I suspect that the mistake you've made is to plug into a 13A wall socket
that's protected by an ELCB or equivilent to access the mains supply as
your frequency reference.
If, otoh, the consumer unit is protected by a whole house ELCB, then
your simple incandescent lamps synchroscope just isn't "Going to 'cut
it'" and, contrary to good sense, your cheapest option may prove to be
tabbypurr's suggested use of neon lamps (but only because you're not
going to be relying on it to *actually* parallel up *one* of the three
phases of your genset to the mains supply, merely use it to ascertain
when your genset is frequency, but not phase, matched to the mains
Incidentally, I'd crossbond the genset frame to your local earth point
and, for good measure, crossbond the genset's neutral to your consumer
unit's incoming neutral. Protection against 'earthing faults' demands
such crossbonding of the neutrals and (frame) 'earths in order to
function properly (fuses and elcbs).
Good luck % HTH
On Thursday, 18 August 2016 00:05:54 UTC+1, Johnny B Good wrote:
Neons won't get you in sync, but they will compare the frequencies without tripping anything. Filaments have much more brightness change around peak voltage, so are good to sync, but also trip RCDs.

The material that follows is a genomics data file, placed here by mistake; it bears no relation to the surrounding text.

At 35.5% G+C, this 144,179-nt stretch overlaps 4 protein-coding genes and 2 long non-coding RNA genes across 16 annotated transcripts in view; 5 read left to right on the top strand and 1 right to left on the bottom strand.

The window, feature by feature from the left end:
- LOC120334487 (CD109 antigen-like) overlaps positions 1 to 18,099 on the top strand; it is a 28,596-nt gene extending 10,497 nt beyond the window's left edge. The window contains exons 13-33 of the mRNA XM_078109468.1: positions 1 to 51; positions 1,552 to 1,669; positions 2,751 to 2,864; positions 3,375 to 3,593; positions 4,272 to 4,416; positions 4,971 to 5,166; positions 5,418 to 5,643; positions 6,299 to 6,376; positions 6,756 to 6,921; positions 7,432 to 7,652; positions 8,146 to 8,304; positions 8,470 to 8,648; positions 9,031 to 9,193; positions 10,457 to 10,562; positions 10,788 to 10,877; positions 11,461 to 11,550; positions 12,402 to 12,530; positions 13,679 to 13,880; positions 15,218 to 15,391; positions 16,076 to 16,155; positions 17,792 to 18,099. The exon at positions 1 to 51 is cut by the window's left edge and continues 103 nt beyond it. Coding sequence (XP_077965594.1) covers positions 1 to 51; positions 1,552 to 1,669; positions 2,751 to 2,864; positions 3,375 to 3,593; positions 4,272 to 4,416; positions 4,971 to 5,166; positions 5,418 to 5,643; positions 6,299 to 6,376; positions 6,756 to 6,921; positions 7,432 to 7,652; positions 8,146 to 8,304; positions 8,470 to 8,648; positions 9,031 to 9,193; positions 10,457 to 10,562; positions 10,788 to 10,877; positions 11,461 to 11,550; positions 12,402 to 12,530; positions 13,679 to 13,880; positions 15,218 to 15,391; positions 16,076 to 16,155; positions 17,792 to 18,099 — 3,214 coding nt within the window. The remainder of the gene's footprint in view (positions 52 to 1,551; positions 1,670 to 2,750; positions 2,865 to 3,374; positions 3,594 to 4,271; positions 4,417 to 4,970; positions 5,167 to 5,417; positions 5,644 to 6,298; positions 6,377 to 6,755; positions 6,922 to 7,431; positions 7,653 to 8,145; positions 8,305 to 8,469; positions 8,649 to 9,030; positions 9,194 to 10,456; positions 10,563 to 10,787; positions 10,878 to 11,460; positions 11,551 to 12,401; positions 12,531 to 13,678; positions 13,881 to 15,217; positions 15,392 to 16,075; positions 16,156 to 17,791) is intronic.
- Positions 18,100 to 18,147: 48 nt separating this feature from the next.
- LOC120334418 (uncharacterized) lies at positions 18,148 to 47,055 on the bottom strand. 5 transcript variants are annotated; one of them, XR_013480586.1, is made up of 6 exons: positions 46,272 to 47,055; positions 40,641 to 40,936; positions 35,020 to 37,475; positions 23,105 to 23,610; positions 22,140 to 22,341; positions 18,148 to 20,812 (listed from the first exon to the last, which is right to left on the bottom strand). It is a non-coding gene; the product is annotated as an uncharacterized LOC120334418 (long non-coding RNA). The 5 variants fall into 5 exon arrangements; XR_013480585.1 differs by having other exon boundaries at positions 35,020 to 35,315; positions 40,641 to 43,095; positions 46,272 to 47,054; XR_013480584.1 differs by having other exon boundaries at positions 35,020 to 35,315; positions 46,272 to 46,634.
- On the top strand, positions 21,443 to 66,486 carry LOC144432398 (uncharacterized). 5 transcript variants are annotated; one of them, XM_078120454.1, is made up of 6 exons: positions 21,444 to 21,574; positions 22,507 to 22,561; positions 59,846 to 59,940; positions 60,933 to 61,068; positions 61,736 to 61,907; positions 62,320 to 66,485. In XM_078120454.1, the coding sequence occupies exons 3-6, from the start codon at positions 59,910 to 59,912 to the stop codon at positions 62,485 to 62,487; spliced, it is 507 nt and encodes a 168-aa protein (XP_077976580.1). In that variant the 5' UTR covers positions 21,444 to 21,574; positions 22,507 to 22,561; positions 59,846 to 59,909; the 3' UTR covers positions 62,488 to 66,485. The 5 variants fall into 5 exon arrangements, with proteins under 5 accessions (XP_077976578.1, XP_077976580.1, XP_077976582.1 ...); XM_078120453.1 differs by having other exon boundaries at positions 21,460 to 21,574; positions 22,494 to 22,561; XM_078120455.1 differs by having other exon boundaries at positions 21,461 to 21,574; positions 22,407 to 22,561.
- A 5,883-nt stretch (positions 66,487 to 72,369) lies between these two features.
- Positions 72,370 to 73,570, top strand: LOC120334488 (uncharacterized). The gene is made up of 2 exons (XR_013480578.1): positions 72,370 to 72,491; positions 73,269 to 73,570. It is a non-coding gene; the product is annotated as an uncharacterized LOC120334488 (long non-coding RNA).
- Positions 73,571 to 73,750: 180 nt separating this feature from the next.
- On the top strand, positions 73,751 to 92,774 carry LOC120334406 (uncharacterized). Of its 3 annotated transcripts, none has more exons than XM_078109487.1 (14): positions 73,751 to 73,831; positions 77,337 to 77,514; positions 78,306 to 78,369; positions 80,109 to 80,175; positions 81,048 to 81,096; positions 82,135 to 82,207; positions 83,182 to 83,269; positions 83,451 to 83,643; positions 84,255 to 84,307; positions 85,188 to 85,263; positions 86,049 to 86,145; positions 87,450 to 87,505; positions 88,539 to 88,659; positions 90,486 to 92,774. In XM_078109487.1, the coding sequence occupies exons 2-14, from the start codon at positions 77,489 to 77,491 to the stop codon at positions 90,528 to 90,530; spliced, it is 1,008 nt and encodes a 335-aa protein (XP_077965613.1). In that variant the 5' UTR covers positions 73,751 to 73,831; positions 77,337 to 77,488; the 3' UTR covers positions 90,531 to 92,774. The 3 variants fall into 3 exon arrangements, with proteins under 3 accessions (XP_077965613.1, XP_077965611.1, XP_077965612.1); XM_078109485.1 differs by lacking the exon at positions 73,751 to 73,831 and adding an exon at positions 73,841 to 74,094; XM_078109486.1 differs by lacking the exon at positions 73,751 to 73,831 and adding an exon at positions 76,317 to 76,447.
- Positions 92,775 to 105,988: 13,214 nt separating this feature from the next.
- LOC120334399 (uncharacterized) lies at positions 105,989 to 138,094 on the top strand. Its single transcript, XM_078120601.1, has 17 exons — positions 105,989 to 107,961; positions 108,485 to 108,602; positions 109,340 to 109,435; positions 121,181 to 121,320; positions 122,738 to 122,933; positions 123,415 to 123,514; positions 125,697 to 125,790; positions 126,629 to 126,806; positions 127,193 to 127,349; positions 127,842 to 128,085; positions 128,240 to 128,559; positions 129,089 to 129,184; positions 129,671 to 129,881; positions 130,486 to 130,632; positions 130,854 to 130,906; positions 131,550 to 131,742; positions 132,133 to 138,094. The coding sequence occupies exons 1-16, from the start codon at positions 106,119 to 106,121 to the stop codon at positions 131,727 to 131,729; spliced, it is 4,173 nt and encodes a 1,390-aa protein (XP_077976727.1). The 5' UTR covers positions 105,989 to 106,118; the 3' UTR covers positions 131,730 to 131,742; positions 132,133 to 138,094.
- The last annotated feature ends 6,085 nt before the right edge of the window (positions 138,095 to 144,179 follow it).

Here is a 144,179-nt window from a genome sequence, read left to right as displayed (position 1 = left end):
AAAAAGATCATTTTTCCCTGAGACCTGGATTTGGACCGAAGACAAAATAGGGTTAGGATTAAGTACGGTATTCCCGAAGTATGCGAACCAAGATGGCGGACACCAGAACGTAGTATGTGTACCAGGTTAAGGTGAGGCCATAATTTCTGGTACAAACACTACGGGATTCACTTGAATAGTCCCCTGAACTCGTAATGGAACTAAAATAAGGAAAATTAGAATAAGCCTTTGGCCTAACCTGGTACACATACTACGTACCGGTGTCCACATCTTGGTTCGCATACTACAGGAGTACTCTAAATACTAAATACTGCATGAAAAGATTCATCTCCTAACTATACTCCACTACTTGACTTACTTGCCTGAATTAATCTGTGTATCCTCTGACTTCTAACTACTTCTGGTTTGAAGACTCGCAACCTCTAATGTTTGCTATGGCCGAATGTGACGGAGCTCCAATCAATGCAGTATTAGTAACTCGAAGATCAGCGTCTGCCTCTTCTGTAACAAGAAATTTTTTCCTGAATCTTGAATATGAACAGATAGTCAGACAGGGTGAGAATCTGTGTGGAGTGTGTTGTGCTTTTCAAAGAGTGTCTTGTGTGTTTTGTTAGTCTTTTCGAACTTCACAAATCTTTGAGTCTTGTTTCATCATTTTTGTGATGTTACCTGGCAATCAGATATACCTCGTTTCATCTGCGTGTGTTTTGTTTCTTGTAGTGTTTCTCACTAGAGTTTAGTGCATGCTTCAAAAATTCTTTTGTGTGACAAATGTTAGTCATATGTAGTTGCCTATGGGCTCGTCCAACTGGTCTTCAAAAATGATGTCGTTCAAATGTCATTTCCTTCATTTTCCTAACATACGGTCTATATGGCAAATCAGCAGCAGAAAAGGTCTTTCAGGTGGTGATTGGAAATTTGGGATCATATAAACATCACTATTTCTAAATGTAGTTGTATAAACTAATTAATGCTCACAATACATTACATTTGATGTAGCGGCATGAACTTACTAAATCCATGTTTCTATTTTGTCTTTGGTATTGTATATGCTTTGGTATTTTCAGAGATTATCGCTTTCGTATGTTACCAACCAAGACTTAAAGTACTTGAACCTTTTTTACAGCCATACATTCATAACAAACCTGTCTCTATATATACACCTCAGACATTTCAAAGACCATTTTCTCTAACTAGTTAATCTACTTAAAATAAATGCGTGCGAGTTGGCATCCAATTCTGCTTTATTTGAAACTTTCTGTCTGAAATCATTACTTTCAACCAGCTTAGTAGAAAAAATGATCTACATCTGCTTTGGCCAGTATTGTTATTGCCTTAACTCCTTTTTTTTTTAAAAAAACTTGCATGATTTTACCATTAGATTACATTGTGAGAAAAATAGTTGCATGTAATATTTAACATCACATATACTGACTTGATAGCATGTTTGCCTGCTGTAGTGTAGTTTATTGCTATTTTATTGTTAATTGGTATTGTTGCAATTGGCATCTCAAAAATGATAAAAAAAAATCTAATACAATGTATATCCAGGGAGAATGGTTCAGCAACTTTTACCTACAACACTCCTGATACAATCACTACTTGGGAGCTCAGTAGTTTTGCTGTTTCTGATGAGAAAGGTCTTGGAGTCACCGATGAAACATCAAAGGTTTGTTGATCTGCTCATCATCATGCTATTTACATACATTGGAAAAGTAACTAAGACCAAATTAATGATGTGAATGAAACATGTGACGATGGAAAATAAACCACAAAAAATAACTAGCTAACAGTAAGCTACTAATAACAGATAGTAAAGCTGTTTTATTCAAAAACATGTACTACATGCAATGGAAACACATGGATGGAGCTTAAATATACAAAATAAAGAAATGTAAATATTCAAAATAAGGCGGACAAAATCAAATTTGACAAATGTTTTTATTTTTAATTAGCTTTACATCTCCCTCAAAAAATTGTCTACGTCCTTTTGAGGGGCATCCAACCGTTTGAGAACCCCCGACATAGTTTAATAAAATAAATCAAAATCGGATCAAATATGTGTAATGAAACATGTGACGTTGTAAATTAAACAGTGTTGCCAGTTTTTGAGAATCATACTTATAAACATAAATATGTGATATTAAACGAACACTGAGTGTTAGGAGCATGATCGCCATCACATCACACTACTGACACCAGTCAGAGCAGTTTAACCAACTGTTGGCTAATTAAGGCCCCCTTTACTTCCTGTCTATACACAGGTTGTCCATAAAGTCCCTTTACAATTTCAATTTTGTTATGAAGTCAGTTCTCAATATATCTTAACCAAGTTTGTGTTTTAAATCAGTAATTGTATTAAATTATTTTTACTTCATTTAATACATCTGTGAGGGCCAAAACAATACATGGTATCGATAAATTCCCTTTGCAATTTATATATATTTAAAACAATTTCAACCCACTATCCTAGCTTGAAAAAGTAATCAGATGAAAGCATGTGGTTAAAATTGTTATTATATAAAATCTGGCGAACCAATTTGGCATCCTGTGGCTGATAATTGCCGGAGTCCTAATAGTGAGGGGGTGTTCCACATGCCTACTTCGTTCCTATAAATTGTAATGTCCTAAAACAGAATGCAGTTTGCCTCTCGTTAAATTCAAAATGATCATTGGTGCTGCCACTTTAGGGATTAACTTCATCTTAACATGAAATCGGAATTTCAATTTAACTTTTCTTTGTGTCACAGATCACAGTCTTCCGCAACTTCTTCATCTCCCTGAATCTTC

If the OP has a RCD, then the neutrals should be bonded after they have
passed their respective RCDs, so that any current in the live phase is
matched in the neutral conductor.
I do agree the use of neons with their very low current draw should be
ideal in determining frequency errors.
I'd also be a bit wary about inductive loads and the storage effects one
can get as well.
Most of the things I've seen done were back in the old days when we never
had very sensitive trips like this. Goodness knows what abuse we did to
equiipment and the mains supply!
This newsgroup posting comes to you directly from...
Do you really mean Earth Leakage Breaker, or a new fangled RCD? And is
this mains side or generator side?
Are the neutrals from your generator and mains commoned? Any unbalanced
phase current will mean that the neutral from your generator will
wander, and if there is any connection to earth, then an earth current
If commoned, then the sum of 3 phases + neutral should always be zero.
Perhaps look out for an unintended connection between neutral and earth.
On Mon, 15 Aug 2016 19:32:19 +0100, Fredxxx wrote:
As I understand the OP, George isn't trying to synch up to the mains,
just use the mains frequency as a reference by which to set the speed of
his 3 phase genset. I suspect his incandescent lamps 'synchroscope' is
being fed via an elcb protected supply (13A socket in his workshop).
Normally, the uneconomic consumption of such a lamps based synchroscope
is not an issue but, in this particular (peculiar?) case, it's now
creating an elcb issue.
If he doesn't care for tabbypurr's idea of using neon lamps, he could
use a one to one isolating transformer between his synchroscope box and
the 13A mains socket so that the 'neutral' connection of the secondary
winding is to the genset's neutral instead of the consumer unit's